The NFC South doesn’t have the star power at tight end that it did just two years ago.
The most accomplished tight end in NFL history, Tony Gonzalez retired from the Atlanta Falcons after the 2013 season. The New Orleans Saints parted ways with Jimmy Graham this off-season and the Tampa Bay Buccaneers have struggled without much at the position last season. Only the Carolina Panthers have held steady with Greg Olsen at the top.
The starting NFC South tight ends combined for an impressive 35 touchdowns in 2013 with Graham leading the way with a career-best 16, followed by Gonzalez’s eight, Olsen’s six and Tim Wright’s five for the Bucs.
Those four starters averaged 74 receptions and 865 receiving yards for the year.
Fast forward to 2015 and Olsen is the top dog among the division with Wright back in play for the starting gig in Tampa Bay. The Saints don’t have a bonafide No. 1 with third-year man Josh Hill and longtime veteran Benjamin Watson in the mix.
Atlanta has a rather uninspiring bunch with 6’8″ Levine Toilolo the likely frontrunner for the No. 1 spot. The Falcons also have veterans Tony Moaeki and Jacob Tamme who will be competing for the starter role. Career special-teamer Mickey Shuler and rookie Beau Gardner round out the unit.
“Yeah, I think tight end is always important because it’s hard to have the threat of many runs if a tight end’s not out there,” first-year Falcons offensive coordinator Kyle Shanahan said in a talk with the Atlanta media back in February. “You’d love to go four receivers every single play, maybe five receivers, but it makes it a lot easier for the defense when they know you have to throw it.”
While Toilolo started all 16 games for the Falcons last season, the Stanford product finished with only 31 receptions, 238 yards and two touchdowns on 54 targets.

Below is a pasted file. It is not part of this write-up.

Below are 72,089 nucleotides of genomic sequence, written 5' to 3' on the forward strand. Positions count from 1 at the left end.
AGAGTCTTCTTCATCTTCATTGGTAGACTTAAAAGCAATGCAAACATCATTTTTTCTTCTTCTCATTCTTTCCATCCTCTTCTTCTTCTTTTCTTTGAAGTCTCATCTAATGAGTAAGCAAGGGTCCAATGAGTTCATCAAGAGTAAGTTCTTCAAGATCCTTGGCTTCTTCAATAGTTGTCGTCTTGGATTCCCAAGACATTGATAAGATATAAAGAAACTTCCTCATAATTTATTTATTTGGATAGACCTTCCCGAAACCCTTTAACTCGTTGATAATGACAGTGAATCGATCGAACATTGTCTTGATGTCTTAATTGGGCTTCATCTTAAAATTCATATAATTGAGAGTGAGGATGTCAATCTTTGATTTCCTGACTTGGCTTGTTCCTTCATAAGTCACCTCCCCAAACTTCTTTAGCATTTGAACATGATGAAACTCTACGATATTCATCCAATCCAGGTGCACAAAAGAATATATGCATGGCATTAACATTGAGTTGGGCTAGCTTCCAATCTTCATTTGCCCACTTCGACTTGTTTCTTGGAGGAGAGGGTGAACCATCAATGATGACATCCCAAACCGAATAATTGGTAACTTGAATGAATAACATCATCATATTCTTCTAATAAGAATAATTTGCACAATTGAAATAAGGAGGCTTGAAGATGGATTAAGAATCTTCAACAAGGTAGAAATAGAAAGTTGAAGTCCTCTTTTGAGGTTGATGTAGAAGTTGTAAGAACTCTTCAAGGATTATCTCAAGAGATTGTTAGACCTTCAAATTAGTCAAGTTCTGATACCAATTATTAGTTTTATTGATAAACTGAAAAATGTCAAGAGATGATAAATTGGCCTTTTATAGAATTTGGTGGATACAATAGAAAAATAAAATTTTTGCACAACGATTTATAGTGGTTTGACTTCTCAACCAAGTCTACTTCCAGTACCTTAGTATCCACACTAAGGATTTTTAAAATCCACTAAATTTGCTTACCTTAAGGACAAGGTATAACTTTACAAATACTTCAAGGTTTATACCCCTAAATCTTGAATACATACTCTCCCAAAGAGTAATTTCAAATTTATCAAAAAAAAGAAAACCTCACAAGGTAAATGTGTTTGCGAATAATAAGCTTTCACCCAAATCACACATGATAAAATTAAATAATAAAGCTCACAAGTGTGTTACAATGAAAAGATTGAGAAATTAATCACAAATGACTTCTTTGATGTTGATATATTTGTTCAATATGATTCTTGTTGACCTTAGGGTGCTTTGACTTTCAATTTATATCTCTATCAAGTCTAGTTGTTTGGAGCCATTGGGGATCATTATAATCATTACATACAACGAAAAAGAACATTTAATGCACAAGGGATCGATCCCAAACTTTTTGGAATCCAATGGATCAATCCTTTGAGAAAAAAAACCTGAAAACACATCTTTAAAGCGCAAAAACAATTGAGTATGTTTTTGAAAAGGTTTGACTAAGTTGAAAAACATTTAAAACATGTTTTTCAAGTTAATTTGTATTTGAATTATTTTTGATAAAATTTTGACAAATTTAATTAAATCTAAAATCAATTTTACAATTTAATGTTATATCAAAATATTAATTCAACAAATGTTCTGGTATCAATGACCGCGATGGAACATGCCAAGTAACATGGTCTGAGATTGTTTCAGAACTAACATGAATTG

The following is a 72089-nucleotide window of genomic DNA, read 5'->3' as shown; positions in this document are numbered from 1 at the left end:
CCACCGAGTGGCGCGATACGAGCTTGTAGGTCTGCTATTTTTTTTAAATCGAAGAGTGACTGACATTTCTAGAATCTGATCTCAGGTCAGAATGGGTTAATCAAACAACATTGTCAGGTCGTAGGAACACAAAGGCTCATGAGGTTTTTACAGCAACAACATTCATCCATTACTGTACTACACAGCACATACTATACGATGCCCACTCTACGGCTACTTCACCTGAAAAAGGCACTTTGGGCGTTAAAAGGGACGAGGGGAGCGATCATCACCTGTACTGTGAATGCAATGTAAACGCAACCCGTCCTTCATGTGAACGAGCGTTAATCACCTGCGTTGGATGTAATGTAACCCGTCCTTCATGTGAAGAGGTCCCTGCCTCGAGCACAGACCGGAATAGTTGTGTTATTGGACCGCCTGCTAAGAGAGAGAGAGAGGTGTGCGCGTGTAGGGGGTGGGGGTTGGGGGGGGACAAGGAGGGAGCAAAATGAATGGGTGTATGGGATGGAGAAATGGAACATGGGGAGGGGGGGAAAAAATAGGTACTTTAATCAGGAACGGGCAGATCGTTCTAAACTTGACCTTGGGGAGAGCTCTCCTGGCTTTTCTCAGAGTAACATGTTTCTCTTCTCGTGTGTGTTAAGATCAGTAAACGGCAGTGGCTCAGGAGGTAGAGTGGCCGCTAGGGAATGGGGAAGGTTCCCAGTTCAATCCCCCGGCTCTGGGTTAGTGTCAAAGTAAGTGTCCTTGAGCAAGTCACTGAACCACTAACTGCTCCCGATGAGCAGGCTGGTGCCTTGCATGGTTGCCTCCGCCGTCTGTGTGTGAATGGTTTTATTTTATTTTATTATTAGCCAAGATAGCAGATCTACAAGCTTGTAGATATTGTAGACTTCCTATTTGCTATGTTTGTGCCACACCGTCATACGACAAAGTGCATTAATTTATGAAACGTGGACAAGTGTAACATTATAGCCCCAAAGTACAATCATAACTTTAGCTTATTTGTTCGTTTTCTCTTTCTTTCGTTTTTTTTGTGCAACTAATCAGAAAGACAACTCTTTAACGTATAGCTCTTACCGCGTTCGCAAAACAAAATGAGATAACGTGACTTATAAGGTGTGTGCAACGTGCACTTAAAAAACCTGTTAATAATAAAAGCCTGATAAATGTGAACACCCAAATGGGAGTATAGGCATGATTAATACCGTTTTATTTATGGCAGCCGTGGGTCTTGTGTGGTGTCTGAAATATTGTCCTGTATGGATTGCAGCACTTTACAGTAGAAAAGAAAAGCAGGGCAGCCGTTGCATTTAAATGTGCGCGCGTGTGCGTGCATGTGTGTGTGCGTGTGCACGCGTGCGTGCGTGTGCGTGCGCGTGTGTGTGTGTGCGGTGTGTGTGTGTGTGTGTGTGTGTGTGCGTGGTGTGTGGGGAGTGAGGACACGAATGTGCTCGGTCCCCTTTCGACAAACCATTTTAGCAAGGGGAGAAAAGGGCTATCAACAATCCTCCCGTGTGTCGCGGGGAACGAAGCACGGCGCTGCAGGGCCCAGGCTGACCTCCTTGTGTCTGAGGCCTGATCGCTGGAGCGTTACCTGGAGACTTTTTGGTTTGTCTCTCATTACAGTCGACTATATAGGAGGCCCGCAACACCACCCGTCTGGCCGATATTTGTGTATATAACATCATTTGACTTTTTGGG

Despite that, the Falcons should have a chance to be more successful under Shanahan. He’s been able to work with some very talented tight ends since first becoming an offensive coordinator in 2008 with Houston.
Owen Daniels, Chris Cooley, Fred Davis, Jordan Reed, Jordan Cameron are the top guys he was able to coach.
Daniels combined for 110 catches and over 1,300 yards and seven touchdowns in Shanahan’s two seasons with the Texans (2008-09).
Cooley had his best season under Shanahan in 2010 when he caught 77 passes for 849 yards and three touchdowns. Davis would go on to add 796 yards and three touchdowns in 2011 before a down year in 2012 and then the emergence of Reed in 2013.
Cameron was limited to only nine starts last season with Shanahan, posting 24 catches for 424 yard and two receiving scores.
The tight end’s total receptions and receiving yards have always been there for Shanahan-run offenses, but the touchdown totals haven’t been. Daniels’ five touchdowns was the highest number of any starting tight end over his even-year run as an offensive coordinator.
With the Falcons it won’t be as easy to get that type of production simply because the talent isn’t there. However, Tamme and Moeaki have plenty of experience in limited roles.
Tamme has never been a full-time starter, but the 30-year-old Kentucky product who signed a two-year, $4 million deal with the Falcons this off-season is a good player. He has two seasons with 50 plus catches and 550 or more yards. Tamme has 10 career touchdown catches.
Moaeki, who has yet to really hit his full stride due to various injuries which included a torn ACL in 2010, a fractured shoulder in 2012, a hamstring injury in 2013 and calf and shoulder issues in 2014 wasn’t a highly sought after free agent.
Atlanta’s assistant general manager Scott Pioli drafted Moaeki back in the third round when he was the man in charge in Kansas City.
Between Tamme and Moaeki, the Falcons can get some production out of them if used correctly. Quarterback Matt Ryan is a great player and with Julio Jones and Roddy White serving as the top two targets, the tight ends should be open more often than not.
Ideally, a healthy Moaeki and a pass-catching Tamme will be the starters with Toilolo serving as a goal-line target.
The Falcons are still searching for a true No. 1 tight end, but with Ryan at the helm and Shanahan running the offense they don’t necessarily need one right now. They can patch some things together to make the offense respectable.